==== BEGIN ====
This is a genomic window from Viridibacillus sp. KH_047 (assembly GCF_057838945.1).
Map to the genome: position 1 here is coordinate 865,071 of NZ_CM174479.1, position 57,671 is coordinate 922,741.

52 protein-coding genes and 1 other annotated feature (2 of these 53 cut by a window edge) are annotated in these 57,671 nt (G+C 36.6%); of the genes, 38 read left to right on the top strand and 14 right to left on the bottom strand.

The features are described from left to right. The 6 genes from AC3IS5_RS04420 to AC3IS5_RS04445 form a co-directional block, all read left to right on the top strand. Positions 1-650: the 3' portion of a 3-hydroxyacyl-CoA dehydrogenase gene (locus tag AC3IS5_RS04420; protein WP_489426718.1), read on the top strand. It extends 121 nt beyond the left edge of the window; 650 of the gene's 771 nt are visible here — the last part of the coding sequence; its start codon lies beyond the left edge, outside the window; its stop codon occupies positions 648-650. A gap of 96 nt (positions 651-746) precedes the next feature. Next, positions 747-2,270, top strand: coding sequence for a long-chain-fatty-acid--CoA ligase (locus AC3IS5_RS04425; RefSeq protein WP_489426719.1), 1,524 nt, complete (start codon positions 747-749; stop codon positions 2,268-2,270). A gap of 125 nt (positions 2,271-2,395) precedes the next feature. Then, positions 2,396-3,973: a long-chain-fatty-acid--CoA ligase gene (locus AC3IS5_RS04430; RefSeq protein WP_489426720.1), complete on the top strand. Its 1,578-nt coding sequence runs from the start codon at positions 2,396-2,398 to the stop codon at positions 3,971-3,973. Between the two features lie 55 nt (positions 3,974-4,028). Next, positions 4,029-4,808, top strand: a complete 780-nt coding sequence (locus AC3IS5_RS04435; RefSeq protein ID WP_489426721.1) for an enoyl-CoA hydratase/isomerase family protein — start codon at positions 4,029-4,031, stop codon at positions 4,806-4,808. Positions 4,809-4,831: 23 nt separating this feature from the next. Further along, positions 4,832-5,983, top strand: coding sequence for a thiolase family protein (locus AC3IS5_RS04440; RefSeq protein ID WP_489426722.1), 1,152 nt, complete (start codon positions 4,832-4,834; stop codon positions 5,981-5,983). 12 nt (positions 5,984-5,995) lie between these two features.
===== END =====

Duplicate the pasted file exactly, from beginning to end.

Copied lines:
This is a genomic window from Viridibacillus sp. KH_047 (assembly GCF_057838945.1).
Map to the genome: position 1 here is coordinate 865,071 of NZ_CM174479.1, position 57,671 is coordinate 922,741.

52 protein-coding genes and 1 other annotated feature (2 of these 53 cut by a window edge) are annotated in these 57,671 nt (G+C 36.6%); of the genes, 38 read left to right on the top strand and 14 right to left on the bottom strand.

The features are described from left to right. The 6 genes from AC3IS5_RS04420 to AC3IS5_RS04445 form a co-directional block, all read left to right on the top strand. Positions 1-650: the 3' portion of a 3-hydroxyacyl-CoA dehydrogenase gene (locus tag AC3IS5_RS04420; protein WP_489426718.1), read on the top strand. It extends 121 nt beyond the left edge of the window; 650 of the gene's 771 nt are visible here — the last part of the coding sequence; its start codon lies beyond the left edge, outside the window; its stop codon occupies positions 648-650. A gap of 96 nt (positions 651-746) precedes the next feature. Next, positions 747-2,270, top strand: coding sequence for a long-chain-fatty-acid--CoA ligase (locus AC3IS5_RS04425; RefSeq protein WP_489426719.1), 1,524 nt, complete (start codon positions 747-749; stop codon positions 2,268-2,270). A gap of 125 nt (positions 2,271-2,395) precedes the next feature. Then, positions 2,396-3,973: a long-chain-fatty-acid--CoA ligase gene (locus AC3IS5_RS04430; RefSeq protein WP_489426720.1), complete on the top strand. Its 1,578-nt coding sequence runs from the start codon at positions 2,396-2,398 to the stop codon at positions 3,971-3,973. Between the two features lie 55 nt (positions 3,974-4,028). Next, positions 4,029-4,808, top strand: a complete 780-nt coding sequence (locus AC3IS5_RS04435; RefSeq protein ID WP_489426721.1) for an enoyl-CoA hydratase/isomerase family protein — start codon at positions 4,029-4,031, stop codon at positions 4,806-4,808. Positions 4,809-4,831: 23 nt separating this feature from the next. Further along, positions 4,832-5,983, top strand: coding sequence for a thiolase family protein (locus AC3IS5_RS04440; RefSeq protein ID WP_489426722.1), 1,152 nt, complete (start codon positions 4,832-4,834; stop codon positions 5,981-5,983). 12 nt (positions 5,984-5,995) lie between these two features.